Johnny Nobody (1961) Priest Nigel Patrick Investigates Blasphemy & Divine Intervention

James Ronald Mulcahy (William Bendix) was a successful author. Was this quiet and quaint Irish village actually his birth place? I wasn’t sure. He was an American, maybe the returning prodigal son? With his newest book flying off the shelves he had money to flash. To the dismay of the local residents he had decided to settle within the community and they weren’t practically best pleased. James Mulchay’s mouth was as big as his personality, HUGE!. A thuggish man, large and obnoxious. You see, the village was centered around the parish church and the locals were all God-fearing Catholics. Mulchay’s book on the other hand was centered directly against the Church and the belief of an all seeing and powerful God. He was an atheist and extremely opinionated about it. You didn’t need to ask him or listen to him, he would bulldoze his thoughts onto you as loud as he possibly could. So one thing you didn’t want to see was James Mulchay matching down the road heading for the local pub. Sober he was unbearable but filled with whisky he became the most loathsome, offensive, man on Earth.

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Where Has Poor Mickey Gone? (1964) Jazz Clubs, Delinquents & Record Shops In London Soho

A friend sent me word of this once rare, and I imagine, seldom seen British film oddity called Where Has Poor Mickey Gone? (1964). I’d never heard of it, however, I knew the filming location well. Set in the early 60s in London’s Soho area. Long before I would travel there on the train from my south coast hometown every other weekend to spend my wage packet on vinyl records. From the late 80s through to the early 2000s it was a mecca to me and many music heads for its vast assemble of filled to the brim, record shops. Most famously for Berwick Street, a street lined with the holy grail of crate digging flicking fingers.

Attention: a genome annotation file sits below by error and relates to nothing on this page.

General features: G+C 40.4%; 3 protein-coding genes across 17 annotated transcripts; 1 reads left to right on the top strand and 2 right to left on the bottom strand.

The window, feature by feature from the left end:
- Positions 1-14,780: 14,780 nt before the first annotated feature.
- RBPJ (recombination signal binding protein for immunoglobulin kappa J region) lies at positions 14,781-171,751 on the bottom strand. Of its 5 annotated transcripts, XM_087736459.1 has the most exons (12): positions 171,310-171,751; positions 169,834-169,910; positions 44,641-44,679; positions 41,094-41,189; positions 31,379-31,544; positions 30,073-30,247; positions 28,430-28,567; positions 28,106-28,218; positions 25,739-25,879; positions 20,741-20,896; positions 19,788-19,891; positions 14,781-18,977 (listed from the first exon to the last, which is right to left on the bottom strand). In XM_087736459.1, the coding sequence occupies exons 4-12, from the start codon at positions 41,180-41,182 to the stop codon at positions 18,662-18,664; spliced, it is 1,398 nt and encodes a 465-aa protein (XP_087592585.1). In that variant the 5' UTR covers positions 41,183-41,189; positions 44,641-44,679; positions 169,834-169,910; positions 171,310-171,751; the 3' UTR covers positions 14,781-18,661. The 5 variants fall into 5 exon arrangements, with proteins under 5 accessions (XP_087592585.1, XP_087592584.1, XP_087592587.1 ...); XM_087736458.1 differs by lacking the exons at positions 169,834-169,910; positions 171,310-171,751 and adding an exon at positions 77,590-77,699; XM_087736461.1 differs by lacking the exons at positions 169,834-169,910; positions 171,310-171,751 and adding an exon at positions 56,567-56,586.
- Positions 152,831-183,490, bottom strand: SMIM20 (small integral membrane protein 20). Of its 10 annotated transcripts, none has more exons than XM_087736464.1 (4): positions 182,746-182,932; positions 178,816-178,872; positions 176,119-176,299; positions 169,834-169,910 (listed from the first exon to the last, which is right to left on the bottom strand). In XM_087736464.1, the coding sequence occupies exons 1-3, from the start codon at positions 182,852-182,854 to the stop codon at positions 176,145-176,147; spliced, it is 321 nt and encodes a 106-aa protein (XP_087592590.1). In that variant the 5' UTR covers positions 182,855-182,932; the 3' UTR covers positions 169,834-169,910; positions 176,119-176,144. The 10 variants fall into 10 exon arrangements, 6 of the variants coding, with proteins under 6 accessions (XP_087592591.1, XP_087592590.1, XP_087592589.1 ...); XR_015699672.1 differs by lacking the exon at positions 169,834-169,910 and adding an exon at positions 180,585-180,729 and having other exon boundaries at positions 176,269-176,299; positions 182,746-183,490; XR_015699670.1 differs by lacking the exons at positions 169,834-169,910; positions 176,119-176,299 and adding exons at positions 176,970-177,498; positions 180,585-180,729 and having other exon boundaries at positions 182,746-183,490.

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The Squeeze (1977) A Dirty Gritty London Thriller With A Drunk Ass Stacy Keach

He was an expert at standing up on moving subway trains as he swayed from side to side. His eyes half closed as the sound of sloshed, sozzled, synthesizers played inside his head. He had his very own theme tune going on. Jim Naboth (Stacy Keach) bobbed around waiting for the carriage doors to slide open. Heavy booze fumes radiated from his body. The musty aroma was laced with the smoke and ash of a box of 20 fags, and he may recall a cigar at some point during the night? He halved smiled. The stench helped to keep the commuters at bay as the waft freely spread itself about. It helped open a clear pathway for his impending mission. As the train suddenly braked to a stop at the station he gracefully bends almost in half before quickly steadied himself and stepping off onto the platform. His eyes went in many directions, however, he knew the way home. Of course, he had done this trip many times before. Last orders at the pub, get chucked out on the street, grab a bottle in the off-licence and then return home for a cheeky nightcap. Fag in mouth he tries to light it whilst moving diagonally but luckily with some form of forward motion.

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The Window (1949) And The Tragic Case Of Bobby Driscoll

Firstly, anyone heard “crying wolf” anywhere around me will be getting a jolly good telling off, that’s for sure. Using my esteemed name in vain, well whatever next? Further more, wolf’s don’t cry! And don’t listen to those wicked rumours about that wolf shaped ball of fluff, whimpering and sobbing at the back of the Odeon cinema in 1999 during the opening scene of Disney’s Tarzan. It simply wasn’t true, it was not! Sniffles. Oh no, I’ve just thought back to it. “Oh dang it! pass the tissues, please!“. Ok the legend of the crying wolf is true so I’ll let you use the quotation for the Aesop’s Fable to start the film.

Opening intro –The boy cried ‘wolf’. ‘Wolf’ several times and each time the people came to help him they found that there wasn’t any ‘wolf.”

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